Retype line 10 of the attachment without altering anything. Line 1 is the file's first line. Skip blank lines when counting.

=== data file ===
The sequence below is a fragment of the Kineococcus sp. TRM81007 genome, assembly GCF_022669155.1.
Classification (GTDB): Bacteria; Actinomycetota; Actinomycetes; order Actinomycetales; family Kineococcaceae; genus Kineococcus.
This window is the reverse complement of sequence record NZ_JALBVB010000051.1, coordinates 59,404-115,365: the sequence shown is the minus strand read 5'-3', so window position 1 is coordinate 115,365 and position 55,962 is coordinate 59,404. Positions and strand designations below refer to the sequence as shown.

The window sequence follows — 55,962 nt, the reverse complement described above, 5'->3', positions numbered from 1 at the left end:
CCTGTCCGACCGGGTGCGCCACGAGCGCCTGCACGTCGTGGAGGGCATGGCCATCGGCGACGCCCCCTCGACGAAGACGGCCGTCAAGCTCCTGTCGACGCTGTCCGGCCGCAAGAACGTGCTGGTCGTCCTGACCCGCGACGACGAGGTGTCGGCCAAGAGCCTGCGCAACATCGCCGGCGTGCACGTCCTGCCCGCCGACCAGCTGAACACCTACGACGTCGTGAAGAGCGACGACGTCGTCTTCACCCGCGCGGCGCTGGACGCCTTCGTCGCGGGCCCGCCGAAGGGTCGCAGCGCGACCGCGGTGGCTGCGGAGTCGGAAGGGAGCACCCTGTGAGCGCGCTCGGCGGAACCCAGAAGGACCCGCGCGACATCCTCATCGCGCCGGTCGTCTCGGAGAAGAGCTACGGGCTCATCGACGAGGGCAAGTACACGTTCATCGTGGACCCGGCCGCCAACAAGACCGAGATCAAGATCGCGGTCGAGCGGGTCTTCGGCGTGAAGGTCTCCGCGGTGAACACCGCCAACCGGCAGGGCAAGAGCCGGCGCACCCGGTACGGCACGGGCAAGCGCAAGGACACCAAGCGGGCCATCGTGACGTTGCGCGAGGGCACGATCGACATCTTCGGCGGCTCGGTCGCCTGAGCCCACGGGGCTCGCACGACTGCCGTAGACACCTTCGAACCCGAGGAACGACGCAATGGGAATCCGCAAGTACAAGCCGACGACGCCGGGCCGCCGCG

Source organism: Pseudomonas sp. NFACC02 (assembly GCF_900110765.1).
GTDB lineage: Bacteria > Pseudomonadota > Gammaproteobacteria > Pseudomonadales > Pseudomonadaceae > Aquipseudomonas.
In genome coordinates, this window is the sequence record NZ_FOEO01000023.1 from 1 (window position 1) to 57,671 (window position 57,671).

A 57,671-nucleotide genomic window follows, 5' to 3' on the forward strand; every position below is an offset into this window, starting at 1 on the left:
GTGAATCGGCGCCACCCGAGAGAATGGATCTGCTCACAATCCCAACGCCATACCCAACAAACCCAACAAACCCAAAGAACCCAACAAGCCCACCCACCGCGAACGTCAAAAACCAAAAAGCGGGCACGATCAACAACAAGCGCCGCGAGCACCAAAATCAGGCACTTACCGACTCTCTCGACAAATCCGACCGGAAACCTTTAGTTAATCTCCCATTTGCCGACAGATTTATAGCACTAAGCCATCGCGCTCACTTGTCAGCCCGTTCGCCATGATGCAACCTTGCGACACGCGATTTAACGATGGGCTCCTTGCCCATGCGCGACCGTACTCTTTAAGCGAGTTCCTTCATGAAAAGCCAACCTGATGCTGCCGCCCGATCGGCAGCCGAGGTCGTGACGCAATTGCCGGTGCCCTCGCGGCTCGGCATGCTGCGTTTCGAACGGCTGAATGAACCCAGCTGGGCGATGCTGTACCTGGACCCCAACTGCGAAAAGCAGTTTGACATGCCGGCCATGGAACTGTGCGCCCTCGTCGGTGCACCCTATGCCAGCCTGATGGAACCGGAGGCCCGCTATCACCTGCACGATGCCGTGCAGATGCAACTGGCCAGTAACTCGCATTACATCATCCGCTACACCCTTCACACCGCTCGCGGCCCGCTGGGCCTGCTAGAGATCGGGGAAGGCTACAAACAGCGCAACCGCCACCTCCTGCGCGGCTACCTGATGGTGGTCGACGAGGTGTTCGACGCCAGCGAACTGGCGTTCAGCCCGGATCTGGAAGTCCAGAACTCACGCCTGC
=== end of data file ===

GTGAATCGGCGCCACCCGAGAGAATGGATCTGCTCACAATCCCAACGCCATACCCAACAAACCCAACAAACCCAAAGAACCCAACAAGCCCACCCACCGCGAACGTCAAAAACCAAAAAGCGGGCACGATCAACAACAAGCGCCGCGAGCACCAAAATCAGGCACTTACCGACTCTCTCGACAAATCCGACCGGAAACCTTTAGTTAATCTCCCATTTGCCGACAGATTTATAGCACTAAGCCATCGCGCTCACTTGTCAGCCCGTTCGCCATGATGCAACCTTGCGACACGCGATTTAACGATGGGCTCCTTGCCCATGCGCGACCGTACTCTTTAAGCGAGTTCCTTCATGAAAAGCCAACCTGATGCTGCCGCCCGATCGGCAGCCGAGGTCGTGACGCAATTGCCGGTGCCCTCGCGGCTCGGCATGCTGCGTTTCGAACGGCTGAATGAACCCAGCTGGGCGATGCTGTACCTGGACCCCAACTGCGAAAAGCAGTTTGACATGCCGGCCATGGAACTGTGCGCCCTCGTCGGTGCACCCTATGCCAGCCTGATGGAACCGGAGGCCCGCTATCACCTGCACGATGCCGTGCAGATGCAACTGGCCAGTAACTCGCATTACATCATCCGCTACACCCTTCACACCGCTCGCGGCCCGCTGGGCCTGCTAGAGATCGGGGAAGGCTACAAACAGCGCAACCGCCACCTCCTGCGCGGCTACCTGATGGTGGTCGACGAGGTGTTCGACGCCAGCGAACTGGCGTTCAGCCCGGATCTGGAAGTCCAGAACTCACGCCTGC